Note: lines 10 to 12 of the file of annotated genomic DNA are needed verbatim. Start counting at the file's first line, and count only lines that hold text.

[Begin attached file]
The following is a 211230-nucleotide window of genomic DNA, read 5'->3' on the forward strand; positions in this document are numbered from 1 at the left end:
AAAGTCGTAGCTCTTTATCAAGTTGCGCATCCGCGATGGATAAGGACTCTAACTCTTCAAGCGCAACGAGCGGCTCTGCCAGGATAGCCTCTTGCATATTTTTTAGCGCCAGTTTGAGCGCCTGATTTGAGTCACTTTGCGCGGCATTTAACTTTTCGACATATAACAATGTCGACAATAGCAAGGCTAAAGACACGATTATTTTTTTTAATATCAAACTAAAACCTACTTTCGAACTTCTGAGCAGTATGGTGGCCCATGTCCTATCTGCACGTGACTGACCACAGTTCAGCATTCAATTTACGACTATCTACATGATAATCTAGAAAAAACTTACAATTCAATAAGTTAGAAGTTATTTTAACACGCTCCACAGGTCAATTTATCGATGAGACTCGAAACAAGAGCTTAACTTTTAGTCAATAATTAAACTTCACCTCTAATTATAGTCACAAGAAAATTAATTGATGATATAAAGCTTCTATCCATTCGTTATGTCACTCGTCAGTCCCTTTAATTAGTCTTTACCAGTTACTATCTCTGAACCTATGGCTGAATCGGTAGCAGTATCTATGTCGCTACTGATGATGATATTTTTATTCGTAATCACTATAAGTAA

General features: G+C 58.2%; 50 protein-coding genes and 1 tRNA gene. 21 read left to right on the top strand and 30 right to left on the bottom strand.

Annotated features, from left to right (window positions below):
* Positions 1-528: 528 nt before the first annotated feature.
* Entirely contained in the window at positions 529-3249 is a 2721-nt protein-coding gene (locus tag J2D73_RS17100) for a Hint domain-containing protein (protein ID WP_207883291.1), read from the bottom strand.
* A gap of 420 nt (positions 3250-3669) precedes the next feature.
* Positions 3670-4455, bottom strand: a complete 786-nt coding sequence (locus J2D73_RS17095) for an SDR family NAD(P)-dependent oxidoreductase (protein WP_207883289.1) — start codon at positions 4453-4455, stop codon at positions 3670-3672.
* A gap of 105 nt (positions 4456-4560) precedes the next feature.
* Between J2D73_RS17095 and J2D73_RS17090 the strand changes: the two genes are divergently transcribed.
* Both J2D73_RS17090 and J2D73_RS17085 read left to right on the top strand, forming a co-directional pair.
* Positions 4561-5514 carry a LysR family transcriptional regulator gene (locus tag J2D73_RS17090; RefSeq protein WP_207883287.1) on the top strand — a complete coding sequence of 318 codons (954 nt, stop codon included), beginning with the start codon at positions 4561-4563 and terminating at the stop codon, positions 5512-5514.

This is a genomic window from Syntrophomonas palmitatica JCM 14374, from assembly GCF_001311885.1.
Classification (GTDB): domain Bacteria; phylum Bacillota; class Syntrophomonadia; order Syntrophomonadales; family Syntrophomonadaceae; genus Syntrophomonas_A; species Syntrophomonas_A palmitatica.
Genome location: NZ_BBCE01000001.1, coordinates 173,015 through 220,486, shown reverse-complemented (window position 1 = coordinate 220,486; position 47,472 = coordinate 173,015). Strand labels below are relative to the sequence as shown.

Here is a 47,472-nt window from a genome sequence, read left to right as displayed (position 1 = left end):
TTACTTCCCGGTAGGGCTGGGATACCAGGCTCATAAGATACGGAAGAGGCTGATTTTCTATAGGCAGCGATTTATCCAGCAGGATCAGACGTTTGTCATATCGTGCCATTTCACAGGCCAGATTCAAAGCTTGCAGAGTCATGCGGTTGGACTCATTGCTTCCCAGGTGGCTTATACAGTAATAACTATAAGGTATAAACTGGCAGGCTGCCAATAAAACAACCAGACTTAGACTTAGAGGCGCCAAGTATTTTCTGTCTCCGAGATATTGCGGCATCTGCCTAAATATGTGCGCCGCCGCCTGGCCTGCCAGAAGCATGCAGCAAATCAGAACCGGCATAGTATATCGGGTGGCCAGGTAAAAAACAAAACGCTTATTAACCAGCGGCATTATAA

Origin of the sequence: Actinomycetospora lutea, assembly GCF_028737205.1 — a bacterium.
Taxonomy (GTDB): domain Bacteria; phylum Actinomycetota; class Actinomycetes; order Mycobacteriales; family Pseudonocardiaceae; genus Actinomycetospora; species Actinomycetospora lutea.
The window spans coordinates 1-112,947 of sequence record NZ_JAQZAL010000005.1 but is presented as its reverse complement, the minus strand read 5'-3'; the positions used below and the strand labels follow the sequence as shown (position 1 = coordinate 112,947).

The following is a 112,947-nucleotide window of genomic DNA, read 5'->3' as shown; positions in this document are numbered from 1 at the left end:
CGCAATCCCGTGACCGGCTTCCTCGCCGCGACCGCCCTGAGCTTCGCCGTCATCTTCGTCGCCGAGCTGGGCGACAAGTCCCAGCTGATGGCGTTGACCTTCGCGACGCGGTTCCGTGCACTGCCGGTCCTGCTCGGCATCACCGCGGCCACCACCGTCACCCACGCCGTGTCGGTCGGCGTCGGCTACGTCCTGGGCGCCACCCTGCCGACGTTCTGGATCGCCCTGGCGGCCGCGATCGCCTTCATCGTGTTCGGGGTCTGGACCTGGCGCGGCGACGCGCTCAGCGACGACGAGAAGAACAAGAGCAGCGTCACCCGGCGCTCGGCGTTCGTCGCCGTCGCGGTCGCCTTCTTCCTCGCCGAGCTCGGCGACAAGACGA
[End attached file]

* Between J2D73_RS17095 and J2D73_RS17090 the strand changes: the two genes are divergently transcribed.
* Both J2D73_RS17090 and J2D73_RS17085 read left to right on the top strand, forming a co-directional pair.
* Positions 4561-5514 carry a LysR family transcriptional regulator gene (locus tag J2D73_RS17090; RefSeq protein WP_207883287.1) on the top strand — a complete coding sequence of 318 codons (954 nt, stop codon included), beginning with the start codon at positions 4561-4563 and terminating at the stop codon, positions 5512-5514.